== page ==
Results 1 to 6 of 6

Math Help - Limit of e

  1. #1
    Newbie
    Joined
    Sep 2006
    Posts
    16

    Limit of e

    Ok. I know that the lim (n to inf) of the sequence [1+(1/n)]^n=e.
    How would I find the lim (n to inf) of [1+(2/n)]^n using the above limit? I know the answer is e^2, but how would I show it?
    Follow Math Help Forum on Facebook and Google+

  2. #2
    Super Member
    earboth's Avatar
    Joined
    Jan 2006
    From
    Germany
    Posts
    5,829
    Thanks
    123
    Quote Originally Posted by JimmyT View Post
    Ok. I know that the lim (n to inf) of the sequence [1+(1/n)]^n=e.
    How would I find the lim (n to inf) of [1+(2/n)]^n using the above limit? I know the answer is e^2, but how would I show it?
    Hi,
    this one looks like a trick - but it works:

    \left(1+\frac{2}{n}\right)^n = \left(1+\frac{1}{\frac{n}{2}}\right)^n =
    \left( \left(1+\frac{1}{\frac{n}{2}}\right)^\frac{n}{2}\r  ight)^2

    Now substitute n/2 = y. Then you get:


    \left( \left(1+\frac{1}{y}\right)^y\right)^2

    \lim_{y\rightarrow \infty}{\left(1+\frac{1}{y}\right)^y}=e

    Therefore \left( \left(1+\frac{1}{\frac{n}{2}}\right)^\frac{n}{2}\r  ight)^2=e^2

    EB
    Follow Math Help Forum on Facebook and Google+

  3. #3
    Grand Panjandrum
    Joined
    Nov 2005
    From
    someplace
    Posts
    14,972
    Thanks
    4
    Quote Originally Posted by JimmyT View Post
    Ok. I know that the lim (n to inf) of the sequence [1+(1/n)]^n=e.
    How would I find the lim (n to inf) of [1+(2/n)]^n using the above limit? I know the answer is e^2, but how would I show it?
    If you want full rigour you will have to fill in the detail yourself but:

    Put m=n/2, then

    f(n)=[1+(2/n)]^n=[1+m]^(2m) = {[1+m]^m}^2

    so

    lim(n->infty) [1+(2/n)]^n = lim(m->infty) {[1+m]^m}^2
    ...................................= {lim(m->infty) [1+m]^m}^2=e^2.

    RonL
    Follow Math Help Forum on Facebook and Google+

  4. #4
    Newbie
    Joined
    Sep 2006
    Posts
    16
    Along the same lines, how would you manipulate the lim (n to inf) of
    (3n)^(1/(2n)) to get 1?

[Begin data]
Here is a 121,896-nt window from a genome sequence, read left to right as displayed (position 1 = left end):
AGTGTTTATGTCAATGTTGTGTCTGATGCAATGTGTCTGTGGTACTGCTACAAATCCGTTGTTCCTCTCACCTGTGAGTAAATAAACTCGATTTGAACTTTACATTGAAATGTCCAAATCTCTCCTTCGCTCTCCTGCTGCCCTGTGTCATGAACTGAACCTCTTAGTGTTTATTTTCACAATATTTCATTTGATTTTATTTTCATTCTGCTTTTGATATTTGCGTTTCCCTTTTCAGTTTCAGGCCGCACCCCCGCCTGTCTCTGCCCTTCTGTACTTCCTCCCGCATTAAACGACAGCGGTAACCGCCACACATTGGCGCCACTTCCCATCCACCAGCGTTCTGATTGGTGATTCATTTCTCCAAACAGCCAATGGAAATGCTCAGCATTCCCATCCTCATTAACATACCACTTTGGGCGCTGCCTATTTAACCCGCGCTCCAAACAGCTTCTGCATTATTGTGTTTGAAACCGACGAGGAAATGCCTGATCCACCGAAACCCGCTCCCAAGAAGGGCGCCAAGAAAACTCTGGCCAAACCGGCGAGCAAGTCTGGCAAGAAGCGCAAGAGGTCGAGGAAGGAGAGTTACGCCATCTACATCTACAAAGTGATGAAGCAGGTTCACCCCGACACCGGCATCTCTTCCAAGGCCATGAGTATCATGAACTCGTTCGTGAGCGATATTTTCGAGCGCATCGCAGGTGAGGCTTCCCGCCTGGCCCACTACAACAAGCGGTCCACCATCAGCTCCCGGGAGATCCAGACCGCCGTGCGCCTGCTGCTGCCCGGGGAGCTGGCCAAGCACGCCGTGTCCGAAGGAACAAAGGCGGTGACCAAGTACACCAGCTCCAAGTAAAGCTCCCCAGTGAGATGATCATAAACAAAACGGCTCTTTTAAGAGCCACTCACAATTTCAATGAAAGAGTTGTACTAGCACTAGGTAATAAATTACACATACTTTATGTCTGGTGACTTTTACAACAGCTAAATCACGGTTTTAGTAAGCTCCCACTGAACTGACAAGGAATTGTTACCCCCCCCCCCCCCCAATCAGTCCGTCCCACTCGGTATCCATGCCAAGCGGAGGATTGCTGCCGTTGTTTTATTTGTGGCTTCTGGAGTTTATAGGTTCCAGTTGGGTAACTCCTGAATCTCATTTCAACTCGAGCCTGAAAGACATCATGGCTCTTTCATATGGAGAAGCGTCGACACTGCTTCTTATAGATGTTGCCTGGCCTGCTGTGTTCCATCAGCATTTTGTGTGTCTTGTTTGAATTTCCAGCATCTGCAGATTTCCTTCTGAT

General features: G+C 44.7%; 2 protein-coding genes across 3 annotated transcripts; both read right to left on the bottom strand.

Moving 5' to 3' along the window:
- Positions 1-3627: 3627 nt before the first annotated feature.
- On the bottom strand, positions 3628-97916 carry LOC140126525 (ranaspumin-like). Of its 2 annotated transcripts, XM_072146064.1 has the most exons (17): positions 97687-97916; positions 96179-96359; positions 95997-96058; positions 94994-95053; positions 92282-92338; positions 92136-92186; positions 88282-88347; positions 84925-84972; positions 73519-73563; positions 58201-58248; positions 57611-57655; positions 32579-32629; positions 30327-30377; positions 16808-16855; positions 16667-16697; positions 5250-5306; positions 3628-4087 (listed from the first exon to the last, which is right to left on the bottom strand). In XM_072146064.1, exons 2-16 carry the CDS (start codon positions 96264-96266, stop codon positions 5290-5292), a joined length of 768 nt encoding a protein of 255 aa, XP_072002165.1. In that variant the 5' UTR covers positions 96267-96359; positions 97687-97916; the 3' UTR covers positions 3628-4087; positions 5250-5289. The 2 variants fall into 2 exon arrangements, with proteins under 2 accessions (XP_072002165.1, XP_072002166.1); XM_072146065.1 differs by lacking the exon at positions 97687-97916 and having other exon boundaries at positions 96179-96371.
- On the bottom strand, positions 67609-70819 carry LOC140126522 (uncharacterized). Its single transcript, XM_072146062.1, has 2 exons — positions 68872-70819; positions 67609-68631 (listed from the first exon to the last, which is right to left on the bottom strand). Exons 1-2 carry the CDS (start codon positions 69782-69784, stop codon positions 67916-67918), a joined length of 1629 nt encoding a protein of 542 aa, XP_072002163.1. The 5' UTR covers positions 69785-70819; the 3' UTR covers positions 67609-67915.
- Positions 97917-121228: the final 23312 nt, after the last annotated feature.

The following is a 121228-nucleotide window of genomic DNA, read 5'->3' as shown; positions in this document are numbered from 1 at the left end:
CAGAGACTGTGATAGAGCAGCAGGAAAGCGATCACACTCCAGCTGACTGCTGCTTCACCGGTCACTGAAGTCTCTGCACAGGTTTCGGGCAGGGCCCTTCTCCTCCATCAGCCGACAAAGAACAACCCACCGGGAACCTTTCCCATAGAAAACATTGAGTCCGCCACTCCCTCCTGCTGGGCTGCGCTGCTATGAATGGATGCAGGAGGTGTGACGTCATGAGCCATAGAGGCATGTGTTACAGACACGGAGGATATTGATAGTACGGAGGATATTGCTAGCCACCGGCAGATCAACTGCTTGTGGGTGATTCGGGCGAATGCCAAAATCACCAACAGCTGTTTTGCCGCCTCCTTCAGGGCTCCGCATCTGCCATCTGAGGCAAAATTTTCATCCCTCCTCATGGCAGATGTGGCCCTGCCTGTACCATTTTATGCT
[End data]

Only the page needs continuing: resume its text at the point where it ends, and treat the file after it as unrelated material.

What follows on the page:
Jim
    Follow Math Help Forum on Facebook and Google+

  5. #5
    Global Moderator

    Joined
    Nov 2005
    From
    New York City
    Posts
    10,616
    Thanks
    9
    Quote Originally Posted by CaptainBlack View Post
    If you want full rigour you will have to fill in the detail yourself but:
    Actually what Earboth did was rigorous. He used the limit composition rule for sequences.
    Follow Math Help Forum on Facebook and Google+

  6. #6
    Global Moderator

    Joined
    Nov 2005
    From
    New York City
    Posts
    10,616
    Thanks
    9
    Quote Originally Posted by JimmyT View Post
    Along the same lines, how would you manipulate the lim (n to inf) of
    (3n)^(1/(2n)) to get 1?

    Jim
    I am not going to write infinity because all limits of sequences are taken long infinite.

    You have,
    \lim (3n)^{\frac{1}{2n}}=\lim 3^{\frac{1}{2n}}n^{\frac{1}{2n}}=\lim \sqrt{3}^{1/n}\cdot \sqrt{n}^{1/n}
    We divide the problem into two limit problems,

    1) \lim \sqrt{3}^{1/n}=\sqrt{3}^0=1 (sequence composition rule).

    2) 1\leq \sqrt{n}^{1/n}\leq n^{1/n}
    Squeeze theorem, the limit,
    \lim n^{1/n}=1 is well known.

    Thus the answer is 1\cdot 1 =1
    Follow Math Help Forum on Facebook and Google+

Similar Math Help Forum Discussions

  1. Replies: 12
    Last Post: August 26th 2010, 10:59 AM
  2. Replies: 1
    Last Post: August 8th 2010, 11:29 AM
  3. Replies: 1
    Last Post: February 5th 2010, 03:33 AM
  4. Replies: 16
    Last Post: November 15th 2009, 04:18 PM
  5. Limit, Limit Superior, and Limit Inferior of a function
    Posted in the Differential Geometry Forum
    Replies: 2
    Last Post: September 3rd 2009, 05:05 PM

Search Tags


/mathhelpforum @mathhelpforum